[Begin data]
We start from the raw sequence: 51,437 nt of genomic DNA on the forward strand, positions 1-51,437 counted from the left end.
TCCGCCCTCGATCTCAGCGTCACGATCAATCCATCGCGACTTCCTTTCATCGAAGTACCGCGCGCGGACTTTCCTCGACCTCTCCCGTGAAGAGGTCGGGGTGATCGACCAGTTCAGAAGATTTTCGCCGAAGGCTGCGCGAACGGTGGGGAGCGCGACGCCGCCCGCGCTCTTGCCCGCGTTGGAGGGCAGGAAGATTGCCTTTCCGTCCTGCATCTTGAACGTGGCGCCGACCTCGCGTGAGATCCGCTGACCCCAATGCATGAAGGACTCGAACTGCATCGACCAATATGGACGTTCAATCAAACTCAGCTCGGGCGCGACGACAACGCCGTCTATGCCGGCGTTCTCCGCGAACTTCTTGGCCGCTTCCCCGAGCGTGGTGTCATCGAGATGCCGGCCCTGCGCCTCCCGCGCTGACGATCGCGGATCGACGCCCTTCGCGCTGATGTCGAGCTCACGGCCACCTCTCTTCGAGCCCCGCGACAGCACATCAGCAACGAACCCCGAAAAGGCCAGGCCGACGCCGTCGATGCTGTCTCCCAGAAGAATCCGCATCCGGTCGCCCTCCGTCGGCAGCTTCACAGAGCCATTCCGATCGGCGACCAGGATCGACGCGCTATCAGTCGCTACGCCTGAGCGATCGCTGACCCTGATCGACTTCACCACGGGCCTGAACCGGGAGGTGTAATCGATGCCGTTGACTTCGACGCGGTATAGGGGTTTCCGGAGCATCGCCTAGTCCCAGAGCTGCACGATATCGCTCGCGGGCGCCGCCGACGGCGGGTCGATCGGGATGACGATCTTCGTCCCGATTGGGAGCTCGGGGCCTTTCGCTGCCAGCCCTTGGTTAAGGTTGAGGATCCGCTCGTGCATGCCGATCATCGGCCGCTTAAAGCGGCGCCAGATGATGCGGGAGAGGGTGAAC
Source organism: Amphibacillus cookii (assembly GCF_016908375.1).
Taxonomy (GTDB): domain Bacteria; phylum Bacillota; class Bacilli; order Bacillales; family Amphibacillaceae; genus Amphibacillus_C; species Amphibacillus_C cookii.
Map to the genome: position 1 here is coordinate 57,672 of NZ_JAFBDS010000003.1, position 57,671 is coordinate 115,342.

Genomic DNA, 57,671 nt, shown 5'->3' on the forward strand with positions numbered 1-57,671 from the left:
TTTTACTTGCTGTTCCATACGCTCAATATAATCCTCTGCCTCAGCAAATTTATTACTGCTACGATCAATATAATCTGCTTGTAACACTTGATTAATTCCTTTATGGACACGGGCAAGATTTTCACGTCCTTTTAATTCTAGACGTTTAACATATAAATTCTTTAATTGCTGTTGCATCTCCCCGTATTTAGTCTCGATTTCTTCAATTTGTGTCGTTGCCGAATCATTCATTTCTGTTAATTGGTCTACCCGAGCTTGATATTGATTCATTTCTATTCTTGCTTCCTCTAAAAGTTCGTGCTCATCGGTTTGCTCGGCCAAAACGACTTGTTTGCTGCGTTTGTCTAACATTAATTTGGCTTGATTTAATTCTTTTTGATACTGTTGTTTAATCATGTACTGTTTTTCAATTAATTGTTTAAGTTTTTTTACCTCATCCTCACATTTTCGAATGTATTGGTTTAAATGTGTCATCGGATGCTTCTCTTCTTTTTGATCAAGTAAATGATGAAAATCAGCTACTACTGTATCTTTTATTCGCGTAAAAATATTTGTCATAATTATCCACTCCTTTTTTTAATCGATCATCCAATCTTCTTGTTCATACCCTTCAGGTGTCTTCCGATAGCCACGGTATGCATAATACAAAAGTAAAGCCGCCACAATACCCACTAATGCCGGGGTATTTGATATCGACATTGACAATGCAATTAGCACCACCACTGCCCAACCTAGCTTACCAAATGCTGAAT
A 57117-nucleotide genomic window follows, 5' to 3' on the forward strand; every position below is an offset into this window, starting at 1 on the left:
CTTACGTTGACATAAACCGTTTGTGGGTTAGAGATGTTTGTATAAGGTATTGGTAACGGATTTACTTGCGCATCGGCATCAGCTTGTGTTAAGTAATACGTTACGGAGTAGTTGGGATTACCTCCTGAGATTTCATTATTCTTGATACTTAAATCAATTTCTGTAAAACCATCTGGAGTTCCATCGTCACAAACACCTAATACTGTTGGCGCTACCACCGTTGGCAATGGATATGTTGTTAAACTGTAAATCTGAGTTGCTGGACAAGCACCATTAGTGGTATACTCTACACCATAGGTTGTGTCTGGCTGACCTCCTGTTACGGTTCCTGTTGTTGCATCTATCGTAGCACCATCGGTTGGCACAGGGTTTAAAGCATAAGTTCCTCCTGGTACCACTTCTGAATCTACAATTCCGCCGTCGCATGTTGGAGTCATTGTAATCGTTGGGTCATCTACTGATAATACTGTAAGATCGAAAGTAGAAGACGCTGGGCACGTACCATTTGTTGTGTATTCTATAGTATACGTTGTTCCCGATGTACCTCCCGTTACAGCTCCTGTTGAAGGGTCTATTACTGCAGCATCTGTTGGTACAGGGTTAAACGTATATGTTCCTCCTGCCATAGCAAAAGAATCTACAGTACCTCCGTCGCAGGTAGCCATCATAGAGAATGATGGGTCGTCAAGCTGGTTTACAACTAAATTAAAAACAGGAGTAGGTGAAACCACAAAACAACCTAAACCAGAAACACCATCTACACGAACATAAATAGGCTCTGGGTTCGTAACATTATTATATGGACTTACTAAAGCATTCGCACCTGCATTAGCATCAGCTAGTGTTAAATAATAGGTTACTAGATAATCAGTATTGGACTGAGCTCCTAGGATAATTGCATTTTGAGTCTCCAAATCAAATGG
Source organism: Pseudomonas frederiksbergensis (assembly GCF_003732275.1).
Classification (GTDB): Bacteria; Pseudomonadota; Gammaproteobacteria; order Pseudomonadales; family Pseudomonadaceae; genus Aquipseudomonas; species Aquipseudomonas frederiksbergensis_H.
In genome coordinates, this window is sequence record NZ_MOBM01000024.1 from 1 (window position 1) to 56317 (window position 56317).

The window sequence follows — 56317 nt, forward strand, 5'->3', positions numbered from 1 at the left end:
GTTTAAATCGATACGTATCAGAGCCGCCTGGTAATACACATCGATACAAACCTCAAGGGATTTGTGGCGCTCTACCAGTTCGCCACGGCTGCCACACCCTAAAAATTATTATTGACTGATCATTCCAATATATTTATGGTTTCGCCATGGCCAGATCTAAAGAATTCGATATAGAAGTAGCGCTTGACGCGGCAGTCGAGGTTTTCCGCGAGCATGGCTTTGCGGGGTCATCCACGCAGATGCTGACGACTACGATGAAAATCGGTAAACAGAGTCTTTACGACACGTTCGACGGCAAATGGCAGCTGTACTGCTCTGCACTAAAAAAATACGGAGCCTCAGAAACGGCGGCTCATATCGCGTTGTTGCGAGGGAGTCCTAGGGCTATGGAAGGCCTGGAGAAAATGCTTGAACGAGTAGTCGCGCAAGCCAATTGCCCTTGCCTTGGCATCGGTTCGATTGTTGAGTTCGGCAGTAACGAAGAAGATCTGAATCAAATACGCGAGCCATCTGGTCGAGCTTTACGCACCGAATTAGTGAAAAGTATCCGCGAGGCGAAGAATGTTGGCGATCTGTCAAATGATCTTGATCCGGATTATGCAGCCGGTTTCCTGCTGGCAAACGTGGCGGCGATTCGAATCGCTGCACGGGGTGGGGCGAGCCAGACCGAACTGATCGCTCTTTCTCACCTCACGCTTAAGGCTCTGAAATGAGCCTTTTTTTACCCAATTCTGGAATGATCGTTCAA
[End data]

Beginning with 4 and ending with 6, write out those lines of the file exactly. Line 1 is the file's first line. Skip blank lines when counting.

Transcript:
Taxonomy (GTDB): domain Bacteria; phylum Bacillota; class Bacilli; order Bacillales; family Amphibacillaceae; genus Amphibacillus_C; species Amphibacillus_C cookii.
Map to the genome: position 1 here is coordinate 57,672 of NZ_JAFBDS010000003.1, position 57,671 is coordinate 115,342.

Genomic DNA, 57,671 nt, shown 5'->3' on the forward strand with positions numbered 1-57,671 from the left: